[Edit: I've updated this post on October 24 in response to some feedback]

NIMBYs don’t call themselves NIMBYs. They call themselves affordable housing advocates or community representatives or environmental campaigners. They’re usually not against building houses. They just want to make sure that those houses are affordable, attractive to existing residents, and don’t destroy habitat for birds and stuff.

Who can argue with that? If, ultimately, those demands stop houses from being built entirely, well, that’s because developers couldn’t find a way to build them without hurting poor people, local communities, or birds and stuff.

This is called politics and it’s powerful. The most effective anti-housebuilding organisation in the UK doesn’t call itself Pause Housebuilding. It calls itself the Campaign to Protect Rural England, because English people love rural England. CPRE campaigns in the 1940s helped shape England’s planning system. As a result, permission to build houses is only granted when it’s in the “public interest”; in practice it is given infrequently and often with onerous conditions.[1]

Oh, you want to build houses? Why do you hate sheep and trees so much?

The AI pause folks could learn from their success. Instead of campaigning for a total halt to AI development, they could push for strict regulations that aim to ensure new AI systems won’t harm people (or birds and stuff).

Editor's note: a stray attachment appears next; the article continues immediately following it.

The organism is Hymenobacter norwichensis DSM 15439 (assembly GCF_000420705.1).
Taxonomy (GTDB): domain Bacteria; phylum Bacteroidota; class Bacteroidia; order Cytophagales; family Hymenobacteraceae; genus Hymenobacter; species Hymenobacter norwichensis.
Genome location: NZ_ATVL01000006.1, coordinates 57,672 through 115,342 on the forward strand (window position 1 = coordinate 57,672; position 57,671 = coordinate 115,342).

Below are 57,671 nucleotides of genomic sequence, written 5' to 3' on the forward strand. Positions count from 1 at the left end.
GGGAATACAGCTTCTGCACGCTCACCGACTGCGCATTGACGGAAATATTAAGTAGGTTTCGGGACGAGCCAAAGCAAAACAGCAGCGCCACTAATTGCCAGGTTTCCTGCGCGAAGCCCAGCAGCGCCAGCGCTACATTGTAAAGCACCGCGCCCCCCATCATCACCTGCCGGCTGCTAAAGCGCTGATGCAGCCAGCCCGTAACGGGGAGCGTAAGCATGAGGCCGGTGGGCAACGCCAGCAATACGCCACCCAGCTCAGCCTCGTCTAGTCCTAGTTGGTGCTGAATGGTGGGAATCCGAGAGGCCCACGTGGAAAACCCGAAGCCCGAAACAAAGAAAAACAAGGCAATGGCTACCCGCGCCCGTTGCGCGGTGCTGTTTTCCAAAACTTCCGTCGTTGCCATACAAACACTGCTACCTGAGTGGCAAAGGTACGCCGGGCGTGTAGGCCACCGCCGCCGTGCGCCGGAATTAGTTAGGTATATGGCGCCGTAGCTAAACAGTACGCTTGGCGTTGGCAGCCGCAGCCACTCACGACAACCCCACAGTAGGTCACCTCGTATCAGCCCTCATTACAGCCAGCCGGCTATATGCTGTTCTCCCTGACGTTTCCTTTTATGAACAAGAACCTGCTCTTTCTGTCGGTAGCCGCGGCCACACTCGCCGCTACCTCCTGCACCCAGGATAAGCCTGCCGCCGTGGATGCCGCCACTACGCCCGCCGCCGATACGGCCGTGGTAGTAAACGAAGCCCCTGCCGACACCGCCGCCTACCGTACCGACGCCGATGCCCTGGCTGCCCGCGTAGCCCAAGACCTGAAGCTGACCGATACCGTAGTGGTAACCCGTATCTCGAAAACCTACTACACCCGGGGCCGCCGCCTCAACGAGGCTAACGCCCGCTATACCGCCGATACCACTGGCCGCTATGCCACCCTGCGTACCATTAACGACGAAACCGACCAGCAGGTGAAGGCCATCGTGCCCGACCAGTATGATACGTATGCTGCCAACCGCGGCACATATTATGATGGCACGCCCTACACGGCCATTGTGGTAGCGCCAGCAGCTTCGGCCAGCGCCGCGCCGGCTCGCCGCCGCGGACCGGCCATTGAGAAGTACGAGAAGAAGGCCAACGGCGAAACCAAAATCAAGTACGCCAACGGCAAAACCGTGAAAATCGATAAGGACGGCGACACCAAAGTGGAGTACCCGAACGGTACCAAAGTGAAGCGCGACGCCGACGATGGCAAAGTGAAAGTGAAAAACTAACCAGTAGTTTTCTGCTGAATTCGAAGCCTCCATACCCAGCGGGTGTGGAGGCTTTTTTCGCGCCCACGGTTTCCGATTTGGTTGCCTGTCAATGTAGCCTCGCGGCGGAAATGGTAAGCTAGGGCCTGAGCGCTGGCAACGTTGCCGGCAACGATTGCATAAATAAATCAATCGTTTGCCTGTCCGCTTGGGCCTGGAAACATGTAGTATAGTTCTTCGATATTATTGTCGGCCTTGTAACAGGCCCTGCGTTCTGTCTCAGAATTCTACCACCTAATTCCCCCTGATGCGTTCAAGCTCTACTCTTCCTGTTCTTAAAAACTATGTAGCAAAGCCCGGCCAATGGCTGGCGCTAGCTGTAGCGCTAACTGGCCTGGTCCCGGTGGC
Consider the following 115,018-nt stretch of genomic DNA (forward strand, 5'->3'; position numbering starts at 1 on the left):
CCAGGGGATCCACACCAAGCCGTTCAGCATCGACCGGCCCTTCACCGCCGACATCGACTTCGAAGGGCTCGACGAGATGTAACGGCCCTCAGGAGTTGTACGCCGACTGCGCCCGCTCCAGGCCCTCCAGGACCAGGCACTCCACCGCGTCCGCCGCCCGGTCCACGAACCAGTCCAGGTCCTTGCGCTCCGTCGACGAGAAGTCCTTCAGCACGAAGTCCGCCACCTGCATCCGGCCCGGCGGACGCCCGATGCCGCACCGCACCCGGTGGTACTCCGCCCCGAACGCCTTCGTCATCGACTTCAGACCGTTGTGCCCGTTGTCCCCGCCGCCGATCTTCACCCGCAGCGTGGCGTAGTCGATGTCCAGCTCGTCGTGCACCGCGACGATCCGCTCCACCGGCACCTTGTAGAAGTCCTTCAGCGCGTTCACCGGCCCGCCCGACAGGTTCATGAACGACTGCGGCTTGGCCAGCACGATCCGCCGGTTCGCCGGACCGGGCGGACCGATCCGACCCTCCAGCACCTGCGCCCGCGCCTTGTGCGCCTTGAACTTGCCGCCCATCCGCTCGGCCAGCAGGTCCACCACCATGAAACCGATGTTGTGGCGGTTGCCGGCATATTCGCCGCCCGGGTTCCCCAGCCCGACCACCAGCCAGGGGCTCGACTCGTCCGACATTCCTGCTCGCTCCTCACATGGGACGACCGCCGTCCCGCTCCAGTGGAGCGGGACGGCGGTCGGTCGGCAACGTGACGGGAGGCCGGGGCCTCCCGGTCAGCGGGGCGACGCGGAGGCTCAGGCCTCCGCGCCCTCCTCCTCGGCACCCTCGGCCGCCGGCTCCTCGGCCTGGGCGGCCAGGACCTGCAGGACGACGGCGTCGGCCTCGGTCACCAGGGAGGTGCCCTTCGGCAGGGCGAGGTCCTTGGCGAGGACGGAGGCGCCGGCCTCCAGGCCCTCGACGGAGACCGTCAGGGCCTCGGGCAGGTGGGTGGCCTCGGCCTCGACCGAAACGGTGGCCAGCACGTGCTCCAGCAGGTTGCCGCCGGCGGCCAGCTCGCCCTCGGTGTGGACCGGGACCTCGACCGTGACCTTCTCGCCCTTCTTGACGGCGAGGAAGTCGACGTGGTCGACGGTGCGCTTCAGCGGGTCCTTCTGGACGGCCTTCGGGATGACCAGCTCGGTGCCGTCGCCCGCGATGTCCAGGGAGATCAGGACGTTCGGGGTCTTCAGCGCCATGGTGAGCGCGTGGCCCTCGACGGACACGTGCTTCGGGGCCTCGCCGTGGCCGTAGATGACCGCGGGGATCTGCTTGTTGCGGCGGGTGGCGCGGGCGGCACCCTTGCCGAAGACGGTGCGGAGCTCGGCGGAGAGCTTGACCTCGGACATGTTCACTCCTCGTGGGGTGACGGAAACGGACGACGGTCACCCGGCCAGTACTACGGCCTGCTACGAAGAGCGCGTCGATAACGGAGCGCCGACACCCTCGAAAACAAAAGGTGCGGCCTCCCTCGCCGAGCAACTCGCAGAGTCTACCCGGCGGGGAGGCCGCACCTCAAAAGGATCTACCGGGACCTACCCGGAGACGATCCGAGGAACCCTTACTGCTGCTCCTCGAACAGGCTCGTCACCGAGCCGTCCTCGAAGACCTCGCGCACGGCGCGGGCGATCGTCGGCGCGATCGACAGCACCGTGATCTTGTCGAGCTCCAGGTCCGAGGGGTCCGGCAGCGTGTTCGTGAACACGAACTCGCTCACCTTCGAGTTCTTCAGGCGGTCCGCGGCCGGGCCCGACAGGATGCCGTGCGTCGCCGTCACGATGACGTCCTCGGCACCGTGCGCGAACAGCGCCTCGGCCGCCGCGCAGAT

This approach has two advantages. First, it’s more politically palatable than a heavy-handed pause. And second, it’s closer to what those of us concerned about AI safety ideally want: not an end to progress, but progress that is safe and advances human flourishing.

I think NIMBYs happen to be wrong about the cost-benefit calculation of strong regulation. But AI safety people are right. Advanced AI systems pose grave threats and we don’t know how to mitigate them.

Maybe ask governments for an equivalent system for new AI models. Require companies to prove to planners their models are safe. Ask for:

  • Independent safety audits
  • Ethics reviews
  • Economic analyses
  • Public reports on risk analysis and mitigation measures